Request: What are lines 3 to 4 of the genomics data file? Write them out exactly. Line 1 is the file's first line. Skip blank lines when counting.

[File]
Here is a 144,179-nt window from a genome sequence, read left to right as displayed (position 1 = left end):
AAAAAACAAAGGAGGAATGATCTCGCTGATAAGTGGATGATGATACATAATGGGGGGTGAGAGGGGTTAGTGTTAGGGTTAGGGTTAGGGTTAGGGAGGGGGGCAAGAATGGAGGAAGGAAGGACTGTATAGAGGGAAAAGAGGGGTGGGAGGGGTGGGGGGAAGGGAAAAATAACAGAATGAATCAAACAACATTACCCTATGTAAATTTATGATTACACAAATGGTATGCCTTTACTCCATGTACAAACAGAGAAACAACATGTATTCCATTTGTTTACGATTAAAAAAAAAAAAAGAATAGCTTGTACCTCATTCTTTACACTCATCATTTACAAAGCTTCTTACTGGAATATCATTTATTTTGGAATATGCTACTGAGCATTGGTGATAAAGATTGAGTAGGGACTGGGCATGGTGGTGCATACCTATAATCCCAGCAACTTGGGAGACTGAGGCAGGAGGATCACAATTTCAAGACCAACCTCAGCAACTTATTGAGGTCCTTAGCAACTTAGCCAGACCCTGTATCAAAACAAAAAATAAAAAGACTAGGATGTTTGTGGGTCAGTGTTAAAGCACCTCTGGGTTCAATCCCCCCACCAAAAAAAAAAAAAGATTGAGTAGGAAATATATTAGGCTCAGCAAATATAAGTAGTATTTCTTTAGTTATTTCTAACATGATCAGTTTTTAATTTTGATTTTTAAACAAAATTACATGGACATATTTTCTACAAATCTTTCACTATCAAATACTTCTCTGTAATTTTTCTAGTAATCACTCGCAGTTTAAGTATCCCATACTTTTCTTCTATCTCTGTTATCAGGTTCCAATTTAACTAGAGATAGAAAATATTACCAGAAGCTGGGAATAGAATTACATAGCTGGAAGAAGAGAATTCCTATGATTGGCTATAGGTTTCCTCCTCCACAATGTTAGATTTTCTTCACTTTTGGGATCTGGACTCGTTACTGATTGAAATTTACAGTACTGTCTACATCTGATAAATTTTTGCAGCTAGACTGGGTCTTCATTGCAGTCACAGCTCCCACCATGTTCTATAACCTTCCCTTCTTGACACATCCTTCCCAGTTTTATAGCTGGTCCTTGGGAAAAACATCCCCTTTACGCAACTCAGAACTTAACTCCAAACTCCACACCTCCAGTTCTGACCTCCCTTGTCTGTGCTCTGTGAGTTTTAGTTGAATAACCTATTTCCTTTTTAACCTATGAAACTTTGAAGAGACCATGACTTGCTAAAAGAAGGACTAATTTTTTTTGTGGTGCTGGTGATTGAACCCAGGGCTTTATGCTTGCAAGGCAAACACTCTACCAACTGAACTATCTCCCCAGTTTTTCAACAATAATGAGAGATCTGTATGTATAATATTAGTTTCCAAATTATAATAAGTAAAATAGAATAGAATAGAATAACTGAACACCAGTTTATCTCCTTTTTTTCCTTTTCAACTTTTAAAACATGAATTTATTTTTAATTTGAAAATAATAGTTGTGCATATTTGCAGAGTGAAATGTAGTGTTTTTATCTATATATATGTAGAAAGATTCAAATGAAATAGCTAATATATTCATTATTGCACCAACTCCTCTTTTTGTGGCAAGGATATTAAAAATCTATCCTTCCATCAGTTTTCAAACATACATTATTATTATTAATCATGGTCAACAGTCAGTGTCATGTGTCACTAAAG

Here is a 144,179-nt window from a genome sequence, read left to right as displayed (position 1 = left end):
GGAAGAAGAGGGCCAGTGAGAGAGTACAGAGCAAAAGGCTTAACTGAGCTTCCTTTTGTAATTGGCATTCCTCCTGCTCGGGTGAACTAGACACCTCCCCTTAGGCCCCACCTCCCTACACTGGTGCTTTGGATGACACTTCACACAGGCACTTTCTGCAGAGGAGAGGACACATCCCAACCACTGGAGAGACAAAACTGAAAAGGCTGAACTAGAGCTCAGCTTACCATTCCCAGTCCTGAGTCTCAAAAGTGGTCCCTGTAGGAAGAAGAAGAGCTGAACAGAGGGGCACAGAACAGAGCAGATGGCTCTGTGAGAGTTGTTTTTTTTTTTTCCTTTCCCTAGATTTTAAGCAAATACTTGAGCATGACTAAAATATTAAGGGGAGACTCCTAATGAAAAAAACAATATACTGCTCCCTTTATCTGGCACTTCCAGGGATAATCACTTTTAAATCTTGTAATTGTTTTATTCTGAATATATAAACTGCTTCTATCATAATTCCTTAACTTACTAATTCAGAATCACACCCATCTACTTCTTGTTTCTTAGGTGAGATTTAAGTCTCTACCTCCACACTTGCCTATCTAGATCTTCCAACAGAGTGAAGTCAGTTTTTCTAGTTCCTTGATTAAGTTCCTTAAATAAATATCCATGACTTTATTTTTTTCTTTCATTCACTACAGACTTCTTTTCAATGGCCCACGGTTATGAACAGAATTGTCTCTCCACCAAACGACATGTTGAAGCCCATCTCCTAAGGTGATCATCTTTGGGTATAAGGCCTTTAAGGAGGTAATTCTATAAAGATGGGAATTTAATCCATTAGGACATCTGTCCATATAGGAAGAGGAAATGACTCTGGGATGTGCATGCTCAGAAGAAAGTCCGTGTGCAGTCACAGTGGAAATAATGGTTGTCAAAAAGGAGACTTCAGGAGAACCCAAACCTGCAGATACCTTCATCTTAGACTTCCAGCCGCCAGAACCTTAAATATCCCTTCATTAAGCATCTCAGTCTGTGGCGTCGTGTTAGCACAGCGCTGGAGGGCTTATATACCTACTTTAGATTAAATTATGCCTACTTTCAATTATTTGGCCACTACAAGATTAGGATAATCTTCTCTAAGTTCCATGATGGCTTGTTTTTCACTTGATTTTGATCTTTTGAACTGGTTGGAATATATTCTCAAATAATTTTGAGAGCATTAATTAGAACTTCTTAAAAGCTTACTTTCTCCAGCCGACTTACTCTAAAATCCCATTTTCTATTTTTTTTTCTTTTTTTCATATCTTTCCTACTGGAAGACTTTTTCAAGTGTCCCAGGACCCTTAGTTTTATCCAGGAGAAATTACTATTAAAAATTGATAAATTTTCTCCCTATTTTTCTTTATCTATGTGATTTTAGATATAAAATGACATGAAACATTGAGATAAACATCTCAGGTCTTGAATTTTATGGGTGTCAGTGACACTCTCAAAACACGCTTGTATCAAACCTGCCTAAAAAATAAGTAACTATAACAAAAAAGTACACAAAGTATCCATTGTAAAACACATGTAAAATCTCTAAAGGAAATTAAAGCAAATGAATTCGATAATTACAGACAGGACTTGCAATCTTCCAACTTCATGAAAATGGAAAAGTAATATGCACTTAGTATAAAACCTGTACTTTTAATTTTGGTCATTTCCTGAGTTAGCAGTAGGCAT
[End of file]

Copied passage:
Here is a 144,179-nt window from a genome sequence, read left to right as displayed (position 1 = left end):
GGAAGAAGAGGGCCAGTGAGAGAGTACAGAGCAAAAGGCTTAACTGAGCTTCCTTTTGTAATTGGCATTCCTCCTGCTCGGGTGAACTAGACACCTCCCCTTAGGCCCCACCTCCCTACACTGGTGCTTTGGATGACACTTCACACAGGCACTTTCTGCAGAGGAGAGGACACATCCCAACCACTGGAGAGACAAAACTGAAAAGGCTGAACTAGAGCTCAGCTTACCATTCCCAGTCCTGAGTCTCAAAAGTGGTCCCTGTAGGAAGAAGAAGAGCTGAACAGAGGGGCACAGAACAGAGCAGATGGCTCTGTGAGAGTTGTTTTTTTTTTTTCCTTTCCCTAGATTTTAAGCAAATACTTGAGCATGACTAAAATATTAAGGGGAGACTCCTAATGAAAAAAACAATATACTGCTCCCTTTATCTGGCACTTCCAGGGATAATCACTTTTAAATCTTGTAATTGTTTTATTCTGAATATATAAACTGCTTCTATCATAATTCCTTAACTTACTAATTCAGAATCACACCCATCTACTTCTTGTTTCTTAGGTGAGATTTAAGTCTCTACCTCCACACTTGCCTATCTAGATCTTCCAACAGAGTGAAGTCAGTTTTTCTAGTTCCTTGATTAAGTTCCTTAAATAAATATCCATGACTTTATTTTTTTCTTTCATTCACTACAGACTTCTTTTCAATGGCCCACGGTTATGAACAGAATTGTCTCTCCACCAAACGACATGTTGAAGCCCATCTCCTAAGGTGATCATCTTTGGGTATAAGGCCTTTAAGGAGGTAATTCTATAAAGATGGGAATTTAATCCATTAGGACATCTGTCCATATAGGAAGAGGAAATGACTCTGGGATGTGCATGCTCAGAAGAAAGTCCGTGTGCAGTCACAGTGGAAATAATGGTTGTCAAAAAGGAGACTTCAGGAGAACCCAAACCTGCAGATACCTTCATCTTAGACTTCCAGCCGCCAGAACCTTAAATATCCCTTCATTAAGCATCTCAGTCTGTGGCGTCGTGTTAGCACAGCGCTGGAGGGCTTATATACCTACTTTAGATTAAATTATGCCTACTTTCAATTATTTGGCCACTACAAGATTAGGATAATCTTCTCTAAGTTCCATGATGGCTTGTTTTTCACTTGATTTTGATCTTTTGAACTGGTTGGAATATATTCTCAAATAATTTTGAGAGCATTAATTAGAACTTCTTAAAAGCTTACTTTCTCCAGCCGACTTACTCTAAAATCCCATTTTCTATTTTTTTTTCTTTTTTTCATATCTTTCCTACTGGAAGACTTTTTCAAGTGTCCCAGGACCCTTAGTTTTATCCAGGAGAAATTACTATTAAAAATTGATAAATTTTCTCCCTATTTTTCTTTATCTATGTGATTTTAGATATAAAATGACATGAAACATTGAGATAAACATCTCAGGTCTTGAATTTTATGGGTGTCAGTGACACTCTCAAAACACGCTTGTATCAAACCTGCCTAAAAAATAAGTAACTATAACAAAAAAGTACACAAAGTATCCATTGTAAAACACATGTAAAATCTCTAAAGGAAATTAAAGCAAATGAATTCGATAATTACAGACAGGACTTGCAATCTTCCAACTTCATGAAAATGGAAAAGTAATATGCACTTAGTATAAAACCTGTACTTTTAATTTTGGTCATTTCCTGAGTTAGCAGTAGGCAT